The Curse of Brimstone #11 – Justin Jordan, Writer; Denys Cowan, Penciller; John Stanisci, Inker; Rain Beredo, Colorist
Ray – 7/10
Corrina: Another Storytelling Swerve
Ray: Legendary artist Denys Cowan returns for the final arc of The Curse of Brimstone, and the series takes a level up thanks to the stunning visuals. Unfortunately, it still suffers from the series’ overall problem – a hero who remains pretty vague, and villains who seem more here for generic battle segments than any real menace. Joe and Annie are on the trail of the evil Salesman, and they’ve tracked his agents to a long-abandoned carnival. The way Jordan and Cowan depict the Salesman and his agents is pretty cool – dozens of vaguely similar “Agents” who work as one, finishing each other’s sentences and picking up where a recently killed one leaves off. But when they leave off, the story focuses more on the generic band of elite agents that Brimstone has been fighting over the course of the series, including the ice-powered Hound. And none of them leave much of an impression.
The biggest problem this series has is that Joe is still mostly a blank slate as a hero, mostly driven by regret, bad decisions, and more regret. Every few issues he gets angry, loses control of his powers, and makes things worse. So it’s almost inevitable when it happens again this issue, as he’s caught in a battle against a trio of elite agents. Annie tries to calm him down, but it doesn’t work and he winds up ripping a hole in the fabric of time and space – exactly what the true Salesman needed to walk through. Annie remains the most compelling character in this series, but I wish her walkabout had given her a bit more initiative – she spends too much time tied to Joe as she tries to be his voice of reason. Still, the gothic horror of this series is its biggest strength, and Cowan is the perfect choice to bring it to life. It’s one of the most visually distinct series on the stands, and I wish the story was as good to match.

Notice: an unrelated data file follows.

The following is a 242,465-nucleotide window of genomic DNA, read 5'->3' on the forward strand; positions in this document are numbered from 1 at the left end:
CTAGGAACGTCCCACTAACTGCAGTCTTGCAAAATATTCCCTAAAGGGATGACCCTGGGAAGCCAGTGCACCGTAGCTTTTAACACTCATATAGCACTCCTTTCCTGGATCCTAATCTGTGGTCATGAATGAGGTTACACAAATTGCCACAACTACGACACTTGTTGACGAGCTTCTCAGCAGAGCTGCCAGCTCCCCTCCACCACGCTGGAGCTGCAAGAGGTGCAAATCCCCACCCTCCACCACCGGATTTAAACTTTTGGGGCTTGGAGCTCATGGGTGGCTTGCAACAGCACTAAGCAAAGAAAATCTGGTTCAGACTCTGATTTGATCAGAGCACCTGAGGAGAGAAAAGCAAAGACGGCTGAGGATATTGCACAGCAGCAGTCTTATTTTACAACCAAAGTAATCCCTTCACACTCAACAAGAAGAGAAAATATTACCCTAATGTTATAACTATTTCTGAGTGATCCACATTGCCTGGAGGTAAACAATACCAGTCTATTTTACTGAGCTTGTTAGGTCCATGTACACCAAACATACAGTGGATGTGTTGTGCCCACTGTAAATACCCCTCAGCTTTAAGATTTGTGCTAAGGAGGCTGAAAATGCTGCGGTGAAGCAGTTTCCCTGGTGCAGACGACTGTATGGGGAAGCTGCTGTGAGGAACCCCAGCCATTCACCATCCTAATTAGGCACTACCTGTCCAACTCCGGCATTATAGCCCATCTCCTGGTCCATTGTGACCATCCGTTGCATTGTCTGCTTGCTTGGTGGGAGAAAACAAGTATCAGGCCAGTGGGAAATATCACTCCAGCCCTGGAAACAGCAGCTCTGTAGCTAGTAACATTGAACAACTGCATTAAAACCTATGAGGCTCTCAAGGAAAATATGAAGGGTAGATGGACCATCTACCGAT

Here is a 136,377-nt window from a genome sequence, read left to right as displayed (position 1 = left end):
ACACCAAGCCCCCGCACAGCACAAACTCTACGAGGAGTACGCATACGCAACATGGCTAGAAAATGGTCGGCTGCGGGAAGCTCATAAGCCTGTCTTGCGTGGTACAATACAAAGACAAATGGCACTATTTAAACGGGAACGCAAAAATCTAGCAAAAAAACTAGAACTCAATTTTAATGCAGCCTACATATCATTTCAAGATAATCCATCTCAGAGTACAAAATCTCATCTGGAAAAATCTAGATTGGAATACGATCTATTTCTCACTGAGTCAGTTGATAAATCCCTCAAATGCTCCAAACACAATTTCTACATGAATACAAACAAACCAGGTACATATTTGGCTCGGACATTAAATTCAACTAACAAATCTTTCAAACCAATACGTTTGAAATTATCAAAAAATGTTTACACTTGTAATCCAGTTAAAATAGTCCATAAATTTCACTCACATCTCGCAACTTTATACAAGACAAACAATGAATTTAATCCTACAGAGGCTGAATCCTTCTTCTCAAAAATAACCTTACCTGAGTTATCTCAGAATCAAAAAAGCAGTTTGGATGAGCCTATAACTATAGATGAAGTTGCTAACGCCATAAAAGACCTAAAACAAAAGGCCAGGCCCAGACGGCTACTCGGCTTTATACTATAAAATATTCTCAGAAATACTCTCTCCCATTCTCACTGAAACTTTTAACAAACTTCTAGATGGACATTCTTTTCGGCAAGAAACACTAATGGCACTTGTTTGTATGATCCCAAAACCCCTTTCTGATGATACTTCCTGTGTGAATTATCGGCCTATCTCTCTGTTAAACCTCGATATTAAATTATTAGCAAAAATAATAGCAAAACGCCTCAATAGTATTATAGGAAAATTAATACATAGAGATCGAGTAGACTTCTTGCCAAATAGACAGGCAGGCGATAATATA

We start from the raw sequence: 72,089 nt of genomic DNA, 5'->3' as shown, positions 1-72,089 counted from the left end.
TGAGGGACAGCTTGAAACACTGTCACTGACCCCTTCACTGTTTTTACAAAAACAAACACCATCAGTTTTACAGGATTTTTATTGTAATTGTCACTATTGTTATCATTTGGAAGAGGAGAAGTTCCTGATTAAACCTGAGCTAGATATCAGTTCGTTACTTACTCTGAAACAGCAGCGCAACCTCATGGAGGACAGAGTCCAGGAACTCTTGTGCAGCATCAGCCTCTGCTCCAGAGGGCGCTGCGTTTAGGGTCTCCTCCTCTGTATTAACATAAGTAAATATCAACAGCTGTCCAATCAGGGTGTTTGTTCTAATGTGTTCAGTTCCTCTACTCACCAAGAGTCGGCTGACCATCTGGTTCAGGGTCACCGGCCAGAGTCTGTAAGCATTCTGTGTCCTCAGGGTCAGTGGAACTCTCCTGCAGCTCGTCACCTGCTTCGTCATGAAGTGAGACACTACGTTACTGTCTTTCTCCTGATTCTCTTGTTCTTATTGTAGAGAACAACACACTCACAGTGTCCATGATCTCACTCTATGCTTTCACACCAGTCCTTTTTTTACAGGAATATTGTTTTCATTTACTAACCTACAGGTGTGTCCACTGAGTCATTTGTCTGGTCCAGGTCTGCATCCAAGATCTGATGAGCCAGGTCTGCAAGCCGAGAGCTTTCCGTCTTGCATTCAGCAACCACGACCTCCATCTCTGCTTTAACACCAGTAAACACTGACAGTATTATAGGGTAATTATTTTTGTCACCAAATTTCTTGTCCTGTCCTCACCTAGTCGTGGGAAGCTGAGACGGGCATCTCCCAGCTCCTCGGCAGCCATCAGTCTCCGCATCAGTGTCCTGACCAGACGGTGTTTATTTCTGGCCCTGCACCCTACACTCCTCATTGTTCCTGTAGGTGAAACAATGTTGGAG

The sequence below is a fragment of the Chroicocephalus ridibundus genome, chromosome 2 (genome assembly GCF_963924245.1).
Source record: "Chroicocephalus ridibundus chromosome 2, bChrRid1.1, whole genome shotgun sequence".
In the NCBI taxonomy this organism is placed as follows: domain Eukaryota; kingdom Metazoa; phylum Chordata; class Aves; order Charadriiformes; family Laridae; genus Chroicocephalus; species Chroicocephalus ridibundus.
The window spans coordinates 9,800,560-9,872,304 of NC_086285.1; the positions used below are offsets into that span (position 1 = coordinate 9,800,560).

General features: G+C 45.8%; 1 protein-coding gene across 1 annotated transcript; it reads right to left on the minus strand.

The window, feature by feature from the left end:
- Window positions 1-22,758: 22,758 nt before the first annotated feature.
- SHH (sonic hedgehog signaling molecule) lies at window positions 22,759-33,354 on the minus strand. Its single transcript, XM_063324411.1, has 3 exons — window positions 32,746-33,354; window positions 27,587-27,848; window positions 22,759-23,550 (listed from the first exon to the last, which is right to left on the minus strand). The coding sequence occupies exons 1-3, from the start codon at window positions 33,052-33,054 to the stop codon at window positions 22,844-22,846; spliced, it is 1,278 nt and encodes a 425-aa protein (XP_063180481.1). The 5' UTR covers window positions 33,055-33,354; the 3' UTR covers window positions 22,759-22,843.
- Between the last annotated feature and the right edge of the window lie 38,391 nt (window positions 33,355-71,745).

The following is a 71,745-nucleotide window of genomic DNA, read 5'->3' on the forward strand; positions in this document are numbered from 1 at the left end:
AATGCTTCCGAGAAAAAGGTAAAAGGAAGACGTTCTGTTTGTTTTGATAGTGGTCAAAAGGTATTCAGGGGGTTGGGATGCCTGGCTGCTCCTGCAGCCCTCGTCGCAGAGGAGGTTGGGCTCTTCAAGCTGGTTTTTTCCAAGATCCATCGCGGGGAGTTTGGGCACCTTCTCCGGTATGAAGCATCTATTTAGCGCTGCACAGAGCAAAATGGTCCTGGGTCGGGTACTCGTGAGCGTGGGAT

Corrina: Cowan’s art is always a treat and it’s perfectly suited to the run-down horror that is the Curse of Brimstone. Just look at how the car’s movement in the third panel in the page above and how panel 6 calls back to those headlights to put our horror villains in silhouette. It’s not that the art on the series has been bad but Cowan is a master.
As far as the story, Annie is the most interesting character in the book, with her goal of stopping what’s going on and saving her brother. Joe, as Ray pointed out, is relatively two-dimensional. Over the course of the series, the storytelling has veered in one direction to the next, from the horror of a small-town’s malaise infecting Joe, to a road trip buddy story with Joe and Annie, and now, finally, to a supernatural story that finally lets us know what transformed Joe. I’m not sure this reveal was part of the original story and certainly, previous issues haven’t led up to it, but it works as an answer to what’s going on.
Will Joe heal the rift and get a happy ending? Yes to the first but since this is horror, I’m betting something awful goes down with either Annie or Joe.
To find reviews of all the DC issues, visit DC This Week.
Disclaimer: GeekDad received this comic for review purposes.